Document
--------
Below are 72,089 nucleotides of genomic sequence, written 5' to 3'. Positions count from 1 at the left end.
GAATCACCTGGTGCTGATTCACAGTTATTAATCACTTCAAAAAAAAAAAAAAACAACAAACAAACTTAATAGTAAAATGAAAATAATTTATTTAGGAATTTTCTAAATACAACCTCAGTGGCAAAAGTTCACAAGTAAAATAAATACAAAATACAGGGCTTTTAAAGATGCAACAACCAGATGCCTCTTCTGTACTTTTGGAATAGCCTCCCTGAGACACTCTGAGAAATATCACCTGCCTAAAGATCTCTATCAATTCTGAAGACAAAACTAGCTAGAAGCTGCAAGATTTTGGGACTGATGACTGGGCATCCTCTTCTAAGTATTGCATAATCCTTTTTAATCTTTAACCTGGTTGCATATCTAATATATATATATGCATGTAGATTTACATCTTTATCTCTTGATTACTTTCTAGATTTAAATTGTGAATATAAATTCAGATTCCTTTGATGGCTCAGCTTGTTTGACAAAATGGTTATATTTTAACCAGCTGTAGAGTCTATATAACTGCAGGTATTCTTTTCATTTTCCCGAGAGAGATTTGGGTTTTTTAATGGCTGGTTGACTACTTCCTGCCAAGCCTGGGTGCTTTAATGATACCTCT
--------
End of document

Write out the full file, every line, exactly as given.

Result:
Below are 72,089 nucleotides of genomic sequence, written 5' to 3'. Positions count from 1 at the left end.
GAATCACCTGGTGCTGATTCACAGTTATTAATCACTTCAAAAAAAAAAAAAAACAACAAACAAACTTAATAGTAAAATGAAAATAATTTATTTAGGAATTTTCTAAATACAACCTCAGTGGCAAAAGTTCACAAGTAAAATAAATACAAAATACAGGGCTTTTAAAGATGCAACAACCAGATGCCTCTTCTGTACTTTTGGAATAGCCTCCCTGAGACACTCTGAGAAATATCACCTGCCTAAAGATCTCTATCAATTCTGAAGACAAAACTAGCTAGAAGCTGCAAGATTTTGGGACTGATGACTGGGCATCCTCTTCTAAGTATTGCATAATCCTTTTTAATCTTTAACCTGGTTGCATATCTAATATATATATATGCATGTAGATTTACATCTTTATCTCTTGATTACTTTCTAGATTTAAATTGTGAATATAAATTCAGATTCCTTTGATGGCTCAGCTTGTTTGACAAAATGGTTATATTTTAACCAGCTGTAGAGTCTATATAACTGCAGGTATTCTTTTCATTTTCCCGAGAGAGATTTGGGTTTTTTAATGGCTGGTTGACTACTTCCTGCCAAGCCTGGGTGCTTTAATGATACCTCT